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Be Mindful: A Kids Valentine’s Day Craft from the Heart

A finished valentine.
A finished valentine. | Vanessa Suzette McClaney
Let’s shift the traditional message of “be mine” to “be mindful” as we make heartfelt handmade valentines with our little ones to express the love and gratitude we have for those we care about.
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They say distance makes the heart grow fonder. I like to think that distance just allows us to be more creative about the ways we can show appreciation for the one’s we’re fond of, especially around Valentine’s Day. So, this year, let’s shift the traditional message of “be mine” to “be mindful” as we make heartfelt handmade valentines with our little ones. Making their own valentines allows children to express the love and gratitude they have for those they care about in a creative way.

Learning Goal

This activity will help your child:

  • Identify shapes and colors
  • Use hand-eye coordination
  • Strengthen fine motor skills
  • Practice gratitude and mindfulness

Materials

  • Cardstock or construction paper
  • Pencil
  • Scissors
  • Single hole puncher
  • Yarn (ribbon and shoe laces work great, too)
  • Tape

Optional Materials

  • Markers, crayons and/or colored pencils
  • Craft supplies
  • Plastic sewing needle

Step-by-Step Instructions

1. Fold the cardstock paper in half. Using a pencil, trace half of a heart on the folded side.

This is a good opportunity to discuss who the child will be making the card for. Have them express gratitude by pointing out some qualities they love about that person. Here are some conversational cues to help get them started: “They are kind.” “They have a big heart.” “They’re going to love this card you’re making for them.” You may also talk about the color they’ve selected for their paper and why they chose it.

2. Use the scissor to cut along the outline of the half heart. Once you unfold the paper, you now have a full heart!

3. Ask your child questions such as: “How many half hearts did we start with?” and “How many half hearts make a full heart?”

4. Punch holes along the perimeter of the heart using the hole puncher. Smaller children may require assistance for this step. Feel free to use this opportunity to have the child point out what shape the hole punch is making. You may even practice counting the holes.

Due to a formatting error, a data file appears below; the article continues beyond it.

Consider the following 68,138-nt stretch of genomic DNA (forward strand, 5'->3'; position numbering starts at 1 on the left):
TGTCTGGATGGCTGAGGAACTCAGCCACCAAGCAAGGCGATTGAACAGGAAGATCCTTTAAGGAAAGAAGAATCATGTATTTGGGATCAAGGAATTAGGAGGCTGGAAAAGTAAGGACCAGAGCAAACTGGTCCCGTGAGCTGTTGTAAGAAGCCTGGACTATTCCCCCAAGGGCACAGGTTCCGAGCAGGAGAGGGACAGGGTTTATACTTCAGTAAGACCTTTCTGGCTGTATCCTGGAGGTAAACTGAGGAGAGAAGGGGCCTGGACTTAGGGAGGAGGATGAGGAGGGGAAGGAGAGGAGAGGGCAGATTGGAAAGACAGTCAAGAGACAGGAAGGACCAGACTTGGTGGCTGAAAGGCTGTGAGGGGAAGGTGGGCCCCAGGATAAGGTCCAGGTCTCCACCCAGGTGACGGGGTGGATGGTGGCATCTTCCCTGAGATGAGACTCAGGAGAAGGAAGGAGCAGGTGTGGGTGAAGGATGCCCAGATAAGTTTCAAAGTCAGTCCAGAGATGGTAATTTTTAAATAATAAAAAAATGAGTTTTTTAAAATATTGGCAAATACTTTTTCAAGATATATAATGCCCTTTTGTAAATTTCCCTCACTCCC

5. Prepare your yarn for sewing! Take a piece of tape and wrap it around the end of the yarn. This step may be optional if you’re using thin yarn, but is necessary for thick yarn, as it will allow children to thread through the paper with ease. Using a plastic sewing needle instead of tape is a fun, alternative way to make the activity more challenging for older kids.

images show the steps needed to create a pink paper heart

6. Thread the yarn through the holes of the paper. For this step there are two design options: The first one is to thread the yarn in an in-out pattern, through the hole from the front of the heart and back out through the next hole. The second is a wraparound method, where you thread the yarn through one hole and wrap it around the outside of the heart as you repeat the pattern with the next hole. Encourage the child to recount each hole they thread their yarn through.

A pink paper heart craft gets threaded with yarn

Once you’re finished threading the entire perimeter of the heart, cut and tie a knot around the yarn to ensure it doesn’t unravel.

7. Decorate! Using any crafting supplies you have on hand, decorate the middle of the heart. Be as creative as you’d like!

a pink paper craft in the shape of a heart

8. Send some love. You can drop your valentines off for loved ones who are near (staying safe and distant, of course) and mail them to those who are far away.

Keep the Conversation Going

Have the child identify where their heart is located in their body. Ask them if they can feel their heart beating in their hand. Is it beating fast or slow? These questions can be repeated after doing various activities as a way to allow them to pause and check in with their heart.

Use the threading process to practice a breathing exercise. Try having your child inhale through their nose as they thread the yarn through one hole and exhale out the mouth as they thread the next hole.

Book Suggestions

  • “The Invisible String” written by Patrice Karst and illustrated by Joanne Lew-Vriethoff
  • “Windows” written by Patrick Guest and illustrated by Jonathan Bentley
  • “My Heart Fills with Happiness” written by Monique Gray Smith and illustrated by Julie Flett
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